American Airlines is the largest airline in the world in terms of fleet size, in terms of employees, but is it a good company to work for as a flight attendant?
I certainly think so, but I might be a little biased.
Having worked for American, I can say with confidence that it is a good company to work for. Of course, no airline is perfect from an employee’s perspective.
In this article we’ll explore my opinions about the company, and why I think it is overall a worthwhile airline to work for.
|The Union||Seniority Moves at a Snail’s Pace|
|Top Paying Airlines||Bases are Impermanent|
|Great Non-Rev Benefits||Moral|
|The Company Culture|
|The Reserve System|
Now, let’s get into the nitty-gritty details.
PROS of Working for American Airlines
Here are the top five reasons I believe American Airlines is a good airline to work for as a flight attendant.
Pro #1. The American Airlines Flight Attendant Union
Having a union in this day and age is rare but they are very important when it comes to ensuring that employees are treated fairly by their employers.
The Association of Professional Flight Attendants (APFA) helps ensure that AA flight attendants oversees everything from how we are paid, to the hotels we stay in. They are there to negotiate our contracts with the company and can help protect flight attendants from company abuse.
The APFA, in partnership with the other flight attendant union the Association of Flight Attendants (AFA CWA), was instrumental in securing Pay Roll Protection as part of the COVID-19 relief packages in the US during the pandemic. A legislative measure that helped employees at American, as well as in other industries.
Side note: I’m a historian now, and I can only tell you that flight attendants unions were key drivers of fair employment protections for women in the US. If you are interested, I highly recommend the book From Sky Girl to Flight Attendant by Georgia Panter Nielsen.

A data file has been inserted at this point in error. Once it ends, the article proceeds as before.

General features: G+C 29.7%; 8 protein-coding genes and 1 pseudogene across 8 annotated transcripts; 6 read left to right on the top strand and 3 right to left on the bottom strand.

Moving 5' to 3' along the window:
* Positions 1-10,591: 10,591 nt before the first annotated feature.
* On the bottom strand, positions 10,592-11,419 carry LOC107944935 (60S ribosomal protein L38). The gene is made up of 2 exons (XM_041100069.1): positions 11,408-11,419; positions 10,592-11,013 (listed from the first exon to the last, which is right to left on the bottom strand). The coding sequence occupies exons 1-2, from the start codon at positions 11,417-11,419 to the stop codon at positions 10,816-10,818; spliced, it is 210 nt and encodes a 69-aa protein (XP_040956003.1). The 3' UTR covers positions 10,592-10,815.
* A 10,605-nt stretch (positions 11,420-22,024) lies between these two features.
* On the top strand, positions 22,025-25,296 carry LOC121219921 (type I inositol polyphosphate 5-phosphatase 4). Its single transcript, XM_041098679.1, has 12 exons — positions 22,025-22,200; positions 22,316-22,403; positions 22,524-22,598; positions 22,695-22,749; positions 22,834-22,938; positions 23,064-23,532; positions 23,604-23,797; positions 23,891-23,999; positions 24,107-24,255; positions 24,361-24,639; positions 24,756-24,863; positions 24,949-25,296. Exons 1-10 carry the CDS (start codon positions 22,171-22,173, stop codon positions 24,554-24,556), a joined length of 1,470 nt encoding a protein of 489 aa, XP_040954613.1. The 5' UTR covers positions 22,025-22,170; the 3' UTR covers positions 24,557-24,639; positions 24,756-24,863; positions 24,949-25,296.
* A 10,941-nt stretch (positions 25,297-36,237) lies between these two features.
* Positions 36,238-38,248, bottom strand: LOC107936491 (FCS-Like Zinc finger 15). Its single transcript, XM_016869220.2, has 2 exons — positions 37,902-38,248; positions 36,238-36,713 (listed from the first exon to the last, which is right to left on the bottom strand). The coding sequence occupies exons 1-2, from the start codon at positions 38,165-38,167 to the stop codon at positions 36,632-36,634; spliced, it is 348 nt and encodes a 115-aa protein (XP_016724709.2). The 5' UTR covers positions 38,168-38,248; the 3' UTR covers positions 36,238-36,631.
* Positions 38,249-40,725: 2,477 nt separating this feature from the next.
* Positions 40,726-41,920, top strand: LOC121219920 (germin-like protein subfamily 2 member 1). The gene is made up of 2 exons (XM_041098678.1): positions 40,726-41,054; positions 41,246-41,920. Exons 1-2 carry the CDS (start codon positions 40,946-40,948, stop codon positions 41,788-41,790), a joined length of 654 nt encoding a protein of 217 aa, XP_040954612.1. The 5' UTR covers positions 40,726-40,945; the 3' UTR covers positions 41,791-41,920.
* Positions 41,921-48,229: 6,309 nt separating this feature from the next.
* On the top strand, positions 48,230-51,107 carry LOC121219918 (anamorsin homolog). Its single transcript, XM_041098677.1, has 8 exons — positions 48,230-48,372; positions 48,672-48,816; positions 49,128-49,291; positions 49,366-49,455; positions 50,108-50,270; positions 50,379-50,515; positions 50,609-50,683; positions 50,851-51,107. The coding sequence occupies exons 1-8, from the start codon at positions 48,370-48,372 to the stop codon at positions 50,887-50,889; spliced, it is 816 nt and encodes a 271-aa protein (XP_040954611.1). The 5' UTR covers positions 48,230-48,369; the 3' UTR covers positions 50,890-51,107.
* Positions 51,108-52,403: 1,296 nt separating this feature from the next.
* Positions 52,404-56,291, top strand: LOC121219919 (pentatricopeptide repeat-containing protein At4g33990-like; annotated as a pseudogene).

Pro # 2. One of the Top Paying Airlines
Based on the average annual salary, American Airlines is the top-paying airline in the world, with the average flight attendant earning $43,460 per year.
This is kind of a weird measure to go by since pay varies based on your seniority and the hours you work, but I can attest to the fact that American pays well. And there are many ways you can earn extra income as an AA Stew including:
- Flying a galley position adds to your hourly wage
- Flying as the lead or purser can also increase your hourly wage
- Certifying as a language speaker increases your hourly wage on certain flights
- Participating in the American Airlines Advantage Aviator Credit Card program
- Collecting “Above and Beyonds” and cashing them in for visa cards
As a side note: I earned an extra $400-1,000 a month by participating in the credit card program, it’s really nothing to sneeze at.
👉 Related read: American Airlines Flight Attendant Salary Breakdown
Pro # 3. Great Non-Rev Benefits
American Airlines has great non-rev benefits. I took them for granted until I was comparing notes with a friend who used to work for Lufthansa.
At American you can have the following people added to your benefits:
- A “Travel Companion” – If you are legally married this person, is your partner. If you are single, you can designate a specific person, (one per year), and they will get to fly with the same benefits as the employee (excluding jump seat privileges of course).
- Parents: You can list two parents on your benefits, they can either be your own parents or your in-laws. Parents have essentially the same travel privileges as your travel companion, they just are at a slightly lower priority on the standby list.
- Dependents: Any children under 26 may be added to your benefits. They will travel with the same benefits as the employee.
- Buddies: You can add other friends to your benefits, you get 16 passes a year for friends to use. They will travel at the lowest priority on standby.
American also participates and partnerships with other airlines, allowing you to use your benefits on a number of different airlines including, Lufthansa, Alaskan, JAL, Delta, and many more.
Pro #4. The Company Culture
One of the things that drew me to working at American is the culture.
I got the impression right away that American offers a somewhat more laid-back culture compared to Delta.